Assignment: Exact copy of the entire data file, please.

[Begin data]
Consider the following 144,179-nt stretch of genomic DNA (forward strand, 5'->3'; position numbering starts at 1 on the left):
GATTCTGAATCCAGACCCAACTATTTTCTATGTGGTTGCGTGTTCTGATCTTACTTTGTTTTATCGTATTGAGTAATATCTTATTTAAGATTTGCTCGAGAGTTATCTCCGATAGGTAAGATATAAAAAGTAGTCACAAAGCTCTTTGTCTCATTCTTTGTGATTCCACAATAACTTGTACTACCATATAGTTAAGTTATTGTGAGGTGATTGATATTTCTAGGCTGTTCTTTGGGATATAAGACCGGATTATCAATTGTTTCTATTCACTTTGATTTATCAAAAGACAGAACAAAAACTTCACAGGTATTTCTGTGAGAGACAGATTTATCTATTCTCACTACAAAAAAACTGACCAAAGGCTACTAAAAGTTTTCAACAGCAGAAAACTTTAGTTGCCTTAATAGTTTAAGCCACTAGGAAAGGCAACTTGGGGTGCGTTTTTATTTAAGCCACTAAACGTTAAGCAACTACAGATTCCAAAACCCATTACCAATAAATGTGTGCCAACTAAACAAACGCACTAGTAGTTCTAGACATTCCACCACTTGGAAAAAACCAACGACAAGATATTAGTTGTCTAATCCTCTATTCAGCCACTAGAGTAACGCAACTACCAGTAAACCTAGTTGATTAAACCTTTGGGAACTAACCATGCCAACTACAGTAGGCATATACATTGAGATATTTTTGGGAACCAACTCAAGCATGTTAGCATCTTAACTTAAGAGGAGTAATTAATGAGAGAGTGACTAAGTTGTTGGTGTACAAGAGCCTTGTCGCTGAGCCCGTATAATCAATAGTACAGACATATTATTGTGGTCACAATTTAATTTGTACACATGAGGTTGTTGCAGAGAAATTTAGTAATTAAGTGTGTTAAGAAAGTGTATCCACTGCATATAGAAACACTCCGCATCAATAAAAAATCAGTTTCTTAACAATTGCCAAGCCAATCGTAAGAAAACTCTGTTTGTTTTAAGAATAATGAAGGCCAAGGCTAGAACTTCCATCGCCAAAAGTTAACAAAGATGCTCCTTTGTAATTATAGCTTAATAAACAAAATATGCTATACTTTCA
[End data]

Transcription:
Consider the following 144,179-nt stretch of genomic DNA (forward strand, 5'->3'; position numbering starts at 1 on the left):
GATTCTGAATCCAGACCCAACTATTTTCTATGTGGTTGCGTGTTCTGATCTTACTTTGTTTTATCGTATTGAGTAATATCTTATTTAAGATTTGCTCGAGAGTTATCTCCGATAGGTAAGATATAAAAAGTAGTCACAAAGCTCTTTGTCTCATTCTTTGTGATTCCACAATAACTTGTACTACCATATAGTTAAGTTATTGTGAGGTGATTGATATTTCTAGGCTGTTCTTTGGGATATAAGACCGGATTATCAATTGTTTCTATTCACTTTGATTTATCAAAAGACAGAACAAAAACTTCACAGGTATTTCTGTGAGAGACAGATTTATCTATTCTCACTACAAAAAAACTGACCAAAGGCTACTAAAAGTTTTCAACAGCAGAAAACTTTAGTTGCCTTAATAGTTTAAGCCACTAGGAAAGGCAACTTGGGGTGCGTTTTTATTTAAGCCACTAAACGTTAAGCAACTACAGATTCCAAAACCCATTACCAATAAATGTGTGCCAACTAAACAAACGCACTAGTAGTTCTAGACATTCCACCACTTGGAAAAAACCAACGACAAGATATTAGTTGTCTAATCCTCTATTCAGCCACTAGAGTAACGCAACTACCAGTAAACCTAGTTGATTAAACCTTTGGGAACTAACCATGCCAACTACAGTAGGCATATACATTGAGATATTTTTGGGAACCAACTCAAGCATGTTAGCATCTTAACTTAAGAGGAGTAATTAATGAGAGAGTGACTAAGTTGTTGGTGTACAAGAGCCTTGTCGCTGAGCCCGTATAATCAATAGTACAGACATATTATTGTGGTCACAATTTAATTTGTACACATGAGGTTGTTGCAGAGAAATTTAGTAATTAAGTGTGTTAAGAAAGTGTATCCACTGCATATAGAAACACTCCGCATCAATAAAAAATCAGTTTCTTAACAATTGCCAAGCCAATCGTAAGAAAACTCTGTTTGTTTTAAGAATAATGAAGGCCAAGGCTAGAACTTCCATCGCCAAAAGTTAACAAAGATGCTCCTTTGTAATTATAGCTTAATAAACAAAATATGCTATACTTTCA